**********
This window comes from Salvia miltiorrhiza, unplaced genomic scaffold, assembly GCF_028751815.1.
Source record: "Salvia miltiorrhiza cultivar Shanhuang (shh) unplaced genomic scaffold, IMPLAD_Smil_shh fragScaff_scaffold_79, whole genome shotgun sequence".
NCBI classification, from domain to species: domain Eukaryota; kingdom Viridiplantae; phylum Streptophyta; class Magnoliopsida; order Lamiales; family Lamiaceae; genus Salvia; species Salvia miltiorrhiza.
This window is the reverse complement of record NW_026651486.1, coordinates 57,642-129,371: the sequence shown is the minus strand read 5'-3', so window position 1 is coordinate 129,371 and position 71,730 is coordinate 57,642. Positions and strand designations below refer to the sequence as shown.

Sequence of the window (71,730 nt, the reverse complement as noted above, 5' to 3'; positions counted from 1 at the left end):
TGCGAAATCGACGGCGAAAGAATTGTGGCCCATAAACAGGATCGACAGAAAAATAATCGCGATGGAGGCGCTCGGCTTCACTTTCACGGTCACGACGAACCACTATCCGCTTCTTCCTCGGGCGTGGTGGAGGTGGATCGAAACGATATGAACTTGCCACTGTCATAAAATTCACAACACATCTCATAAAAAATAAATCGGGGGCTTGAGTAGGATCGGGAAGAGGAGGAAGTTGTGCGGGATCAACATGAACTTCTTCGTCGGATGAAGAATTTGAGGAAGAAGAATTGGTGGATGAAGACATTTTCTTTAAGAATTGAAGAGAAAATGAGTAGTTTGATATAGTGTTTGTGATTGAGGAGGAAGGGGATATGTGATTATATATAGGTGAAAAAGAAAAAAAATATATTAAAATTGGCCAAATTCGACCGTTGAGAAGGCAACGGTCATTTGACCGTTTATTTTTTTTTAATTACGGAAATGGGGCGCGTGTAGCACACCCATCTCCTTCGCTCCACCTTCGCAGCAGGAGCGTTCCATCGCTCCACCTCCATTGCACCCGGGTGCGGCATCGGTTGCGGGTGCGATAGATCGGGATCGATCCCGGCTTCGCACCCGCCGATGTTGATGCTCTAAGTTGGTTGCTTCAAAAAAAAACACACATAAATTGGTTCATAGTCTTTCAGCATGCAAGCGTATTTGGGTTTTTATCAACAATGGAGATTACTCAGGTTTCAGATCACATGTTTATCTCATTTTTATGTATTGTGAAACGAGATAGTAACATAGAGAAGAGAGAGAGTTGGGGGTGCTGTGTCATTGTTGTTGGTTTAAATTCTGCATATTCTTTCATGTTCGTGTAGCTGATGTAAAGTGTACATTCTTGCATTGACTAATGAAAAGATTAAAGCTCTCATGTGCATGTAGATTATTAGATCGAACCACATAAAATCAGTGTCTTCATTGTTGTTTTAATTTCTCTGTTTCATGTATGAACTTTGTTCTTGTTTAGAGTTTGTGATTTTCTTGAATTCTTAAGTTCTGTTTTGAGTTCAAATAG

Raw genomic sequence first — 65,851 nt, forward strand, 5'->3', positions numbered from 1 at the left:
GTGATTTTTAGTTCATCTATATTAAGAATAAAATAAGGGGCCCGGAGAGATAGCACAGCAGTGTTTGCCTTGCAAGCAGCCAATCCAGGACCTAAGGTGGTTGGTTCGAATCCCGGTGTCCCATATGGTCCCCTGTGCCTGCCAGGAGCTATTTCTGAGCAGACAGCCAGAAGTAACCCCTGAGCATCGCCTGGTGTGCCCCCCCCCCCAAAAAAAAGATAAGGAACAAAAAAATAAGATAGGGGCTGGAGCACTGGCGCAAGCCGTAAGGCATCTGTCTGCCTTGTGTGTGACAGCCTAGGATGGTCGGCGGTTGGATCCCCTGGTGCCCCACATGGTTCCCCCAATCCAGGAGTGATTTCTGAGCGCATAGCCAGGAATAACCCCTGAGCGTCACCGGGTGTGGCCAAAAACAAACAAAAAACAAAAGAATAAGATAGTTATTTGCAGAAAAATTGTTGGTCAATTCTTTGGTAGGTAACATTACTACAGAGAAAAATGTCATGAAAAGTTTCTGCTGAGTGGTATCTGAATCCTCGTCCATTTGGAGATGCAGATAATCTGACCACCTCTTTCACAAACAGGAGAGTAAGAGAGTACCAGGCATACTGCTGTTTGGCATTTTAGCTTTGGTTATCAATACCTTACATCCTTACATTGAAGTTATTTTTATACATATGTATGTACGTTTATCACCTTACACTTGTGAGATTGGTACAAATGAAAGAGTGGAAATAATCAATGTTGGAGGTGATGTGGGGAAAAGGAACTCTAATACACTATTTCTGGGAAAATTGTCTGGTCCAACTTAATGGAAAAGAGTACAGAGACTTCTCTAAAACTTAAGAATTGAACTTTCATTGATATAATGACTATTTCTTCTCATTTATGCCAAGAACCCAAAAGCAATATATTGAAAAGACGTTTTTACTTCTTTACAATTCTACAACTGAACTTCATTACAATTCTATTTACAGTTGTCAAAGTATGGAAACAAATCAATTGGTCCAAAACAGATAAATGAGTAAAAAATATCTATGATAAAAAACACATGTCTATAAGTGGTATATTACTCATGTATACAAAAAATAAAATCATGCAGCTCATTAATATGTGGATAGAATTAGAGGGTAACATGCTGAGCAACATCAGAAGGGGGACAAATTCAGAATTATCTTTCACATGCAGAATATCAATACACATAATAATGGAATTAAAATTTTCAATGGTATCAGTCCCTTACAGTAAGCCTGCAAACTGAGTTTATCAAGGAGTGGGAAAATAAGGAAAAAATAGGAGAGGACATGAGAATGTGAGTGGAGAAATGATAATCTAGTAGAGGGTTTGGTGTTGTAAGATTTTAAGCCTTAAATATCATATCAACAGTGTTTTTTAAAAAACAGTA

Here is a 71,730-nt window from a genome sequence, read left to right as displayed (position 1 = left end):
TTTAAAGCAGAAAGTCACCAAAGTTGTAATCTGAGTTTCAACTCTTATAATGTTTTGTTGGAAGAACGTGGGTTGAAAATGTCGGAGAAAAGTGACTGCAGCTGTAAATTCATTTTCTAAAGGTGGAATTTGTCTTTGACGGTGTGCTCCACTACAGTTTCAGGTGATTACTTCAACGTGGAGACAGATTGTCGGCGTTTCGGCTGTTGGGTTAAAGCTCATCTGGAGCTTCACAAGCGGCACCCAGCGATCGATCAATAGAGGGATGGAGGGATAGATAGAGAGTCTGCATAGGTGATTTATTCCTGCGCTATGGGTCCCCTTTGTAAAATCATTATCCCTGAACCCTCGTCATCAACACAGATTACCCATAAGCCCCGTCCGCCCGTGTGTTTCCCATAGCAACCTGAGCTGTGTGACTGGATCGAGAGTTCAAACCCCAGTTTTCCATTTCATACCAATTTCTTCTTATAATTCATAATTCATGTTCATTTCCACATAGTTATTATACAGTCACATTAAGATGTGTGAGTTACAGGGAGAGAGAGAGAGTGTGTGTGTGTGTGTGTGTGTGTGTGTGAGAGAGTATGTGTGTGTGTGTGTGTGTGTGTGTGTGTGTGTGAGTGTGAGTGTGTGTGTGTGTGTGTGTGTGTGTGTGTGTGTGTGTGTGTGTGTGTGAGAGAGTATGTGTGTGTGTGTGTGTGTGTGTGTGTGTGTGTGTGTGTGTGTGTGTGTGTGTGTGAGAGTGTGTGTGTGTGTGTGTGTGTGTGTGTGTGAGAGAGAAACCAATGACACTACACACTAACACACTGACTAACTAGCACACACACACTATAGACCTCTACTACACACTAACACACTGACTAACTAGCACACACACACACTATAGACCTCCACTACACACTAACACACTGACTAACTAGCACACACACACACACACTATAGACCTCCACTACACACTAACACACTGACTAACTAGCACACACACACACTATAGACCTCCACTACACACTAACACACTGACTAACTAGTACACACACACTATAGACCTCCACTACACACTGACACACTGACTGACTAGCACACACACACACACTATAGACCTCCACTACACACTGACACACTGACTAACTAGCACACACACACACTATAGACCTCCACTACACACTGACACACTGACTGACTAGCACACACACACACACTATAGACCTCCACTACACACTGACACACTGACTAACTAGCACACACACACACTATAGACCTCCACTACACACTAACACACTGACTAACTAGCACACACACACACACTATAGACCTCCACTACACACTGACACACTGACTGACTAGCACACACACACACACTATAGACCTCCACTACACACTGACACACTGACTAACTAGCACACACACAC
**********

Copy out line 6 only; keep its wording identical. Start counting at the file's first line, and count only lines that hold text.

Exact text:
TGCGAAATCGACGGCGAAAGAATTGTGGCCCATAAACAGGATCGACAGAAAAATAATCGCGATGGAGGCGCTCGGCTTCACTTTCACGGTCACGACGAACCACTATCCGCTTCTTCCTCGGGCGTGGTGGAGGTGGATCGAAACGATATGAACTTGCCACTGTCATAAAATTCACAACACATCTCATAAAAAATAAATCGGGGGCTTGAGTAGGATCGGGAAGAGGAGGAAGTTGTGCGGGATCAACATGAACTTCTTCGTCGGATGAAGAATTTGAGGAAGAAGAATTGGTGGATGAAGACATTTTCTTTAAGAATTGAAGAGAAAATGAGTAGTTTGATATAGTGTTTGTGATTGAGGAGGAAGGGGATATGTGATTATATATAGGTGAAAAAGAAAAAAAATATATTAAAATTGGCCAAATTCGACCGTTGAGAAGGCAACGGTCATTTGACCGTTTATTTTTTTTTAATTACGGAAATGGGGCGCGTGTAGCACACCCATCTCCTTCGCTCCACCTTCGCAGCAGGAGCGTTCCATCGCTCCACCTCCATTGCACCCGGGTGCGGCATCGGTTGCGGGTGCGATAGATCGGGATCGATCCCGGCTTCGCACCCGCCGATGTTGATGCTCTAAGTTGGTTGCTTCAAAAAAAAACACACATAAATTGGTTCATAGTCTTTCAGCATGCAAGCGTATTTGGGTTTTTATCAACAATGGAGATTACTCAGGTTTCAGATCACATGTTTATCTCATTTTTATGTATTGTGAAACGAGATAGTAACATAGAGAAGAGAGAGAGTTGGGGGTGCTGTGTCATTGTTGTTGGTTTAAATTCTGCATATTCTTTCATGTTCGTGTAGCTGATGTAAAGTGTACATTCTTGCATTGACTAATGAAAAGATTAAAGCTCTCATGTGCATGTAGATTATTAGATCGAACCACATAAAATCAGTGTCTTCATTGTTGTTTTAATTTCTCTGTTTCATGTATGAACTTTGTTCTTGTTTAGAGTTTGTGATTTTCTTGAATTCTTAAGTTCTGTTTTGAGTTCAAATAG